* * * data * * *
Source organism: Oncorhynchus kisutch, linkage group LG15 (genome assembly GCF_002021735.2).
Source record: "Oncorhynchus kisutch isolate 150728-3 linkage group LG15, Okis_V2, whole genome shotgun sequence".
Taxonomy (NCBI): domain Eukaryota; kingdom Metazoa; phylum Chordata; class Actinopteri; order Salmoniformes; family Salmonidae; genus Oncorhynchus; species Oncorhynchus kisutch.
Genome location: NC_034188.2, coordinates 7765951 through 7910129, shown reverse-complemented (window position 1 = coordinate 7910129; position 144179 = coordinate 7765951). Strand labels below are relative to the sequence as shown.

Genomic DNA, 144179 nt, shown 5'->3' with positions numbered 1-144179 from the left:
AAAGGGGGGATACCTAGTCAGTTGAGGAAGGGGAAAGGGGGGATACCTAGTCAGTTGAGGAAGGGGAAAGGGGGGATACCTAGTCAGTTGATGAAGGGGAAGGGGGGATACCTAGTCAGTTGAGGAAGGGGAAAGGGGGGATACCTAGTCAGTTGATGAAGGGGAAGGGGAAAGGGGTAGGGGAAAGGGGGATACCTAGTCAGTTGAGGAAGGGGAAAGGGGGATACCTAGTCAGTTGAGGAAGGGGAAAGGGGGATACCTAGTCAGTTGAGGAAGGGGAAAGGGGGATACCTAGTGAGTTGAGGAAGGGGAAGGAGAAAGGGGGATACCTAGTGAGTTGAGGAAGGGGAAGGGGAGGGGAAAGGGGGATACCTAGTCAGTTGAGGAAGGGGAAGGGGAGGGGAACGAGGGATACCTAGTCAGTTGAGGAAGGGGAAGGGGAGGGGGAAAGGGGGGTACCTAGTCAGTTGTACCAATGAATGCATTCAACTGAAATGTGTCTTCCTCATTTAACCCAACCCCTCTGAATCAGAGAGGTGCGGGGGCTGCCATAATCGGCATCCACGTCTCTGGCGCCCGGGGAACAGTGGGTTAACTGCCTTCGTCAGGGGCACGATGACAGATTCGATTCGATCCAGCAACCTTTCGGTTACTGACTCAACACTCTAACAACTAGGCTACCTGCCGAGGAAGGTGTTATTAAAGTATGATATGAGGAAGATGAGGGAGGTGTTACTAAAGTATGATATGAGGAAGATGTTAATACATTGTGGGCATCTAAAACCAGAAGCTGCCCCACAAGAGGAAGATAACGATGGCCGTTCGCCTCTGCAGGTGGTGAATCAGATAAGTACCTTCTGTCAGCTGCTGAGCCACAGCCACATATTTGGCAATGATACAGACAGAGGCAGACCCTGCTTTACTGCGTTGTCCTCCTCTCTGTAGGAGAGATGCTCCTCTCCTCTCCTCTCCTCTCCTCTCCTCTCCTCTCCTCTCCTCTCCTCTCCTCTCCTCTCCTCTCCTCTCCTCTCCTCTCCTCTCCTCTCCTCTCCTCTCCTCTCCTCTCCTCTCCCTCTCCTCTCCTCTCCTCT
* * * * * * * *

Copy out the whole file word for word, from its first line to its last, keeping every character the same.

Source organism: Oncorhynchus kisutch, linkage group LG15 (genome assembly GCF_002021735.2).
Source record: "Oncorhynchus kisutch isolate 150728-3 linkage group LG15, Okis_V2, whole genome shotgun sequence".
Taxonomy (NCBI): domain Eukaryota; kingdom Metazoa; phylum Chordata; class Actinopteri; order Salmoniformes; family Salmonidae; genus Oncorhynchus; species Oncorhynchus kisutch.
Genome location: NC_034188.2, coordinates 7765951 through 7910129, shown reverse-complemented (window position 1 = coordinate 7910129; position 144179 = coordinate 7765951). Strand labels below are relative to the sequence as shown.

Genomic DNA, 144179 nt, shown 5'->3' with positions numbered 1-144179 from the left:
AAAGGGGGGATACCTAGTCAGTTGAGGAAGGGGAAAGGGGGGATACCTAGTCAGTTGAGGAAGGGGAAAGGGGGGATACCTAGTCAGTTGATGAAGGGGAAGGGGGGATACCTAGTCAGTTGAGGAAGGGGAAAGGGGGGATACCTAGTCAGTTGATGAAGGGGAAGGGGAAAGGGGTAGGGGAAAGGGGGATACCTAGTCAGTTGAGGAAGGGGAAAGGGGGATACCTAGTCAGTTGAGGAAGGGGAAAGGGGGATACCTAGTCAGTTGAGGAAGGGGAAAGGGGGATACCTAGTGAGTTGAGGAAGGGGAAGGAGAAAGGGGGATACCTAGTGAGTTGAGGAAGGGGAAGGGGAGGGGAAAGGGGGATACCTAGTCAGTTGAGGAAGGGGAAGGGGAGGGGAACGAGGGATACCTAGTCAGTTGAGGAAGGGGAAGGGGAGGGGGAAAGGGGGGTACCTAGTCAGTTGTACCAATGAATGCATTCAACTGAAATGTGTCTTCCTCATTTAACCCAACCCCTCTGAATCAGAGAGGTGCGGGGGCTGCCATAATCGGCATCCACGTCTCTGGCGCCCGGGGAACAGTGGGTTAACTGCCTTCGTCAGGGGCACGATGACAGATTCGATTCGATCCAGCAACCTTTCGGTTACTGACTCAACACTCTAACAACTAGGCTACCTGCCGAGGAAGGTGTTATTAAAGTATGATATGAGGAAGATGAGGGAGGTGTTACTAAAGTATGATATGAGGAAGATGTTAATACATTGTGGGCATCTAAAACCAGAAGCTGCCCCACAAGAGGAAGATAACGATGGCCGTTCGCCTCTGCAGGTGGTGAATCAGATAAGTACCTTCTGTCAGCTGCTGAGCCACAGCCACATATTTGGCAATGATACAGACAGAGGCAGACCCTGCTTTACTGCGTTGTCCTCCTCTCTGTAGGAGAGATGCTCCTCTCCTCTCCTCTCCTCTCCTCTCCTCTCCTCTCCTCTCCTCTCCTCTCCTCTCCTCTCCTCTCCTCTCCTCTCCTCTCCTCTCCTCTCCTCTCCTCTCCTCTCCTCTCCTCTCCCTCTCCTCTCCTCTCCTCT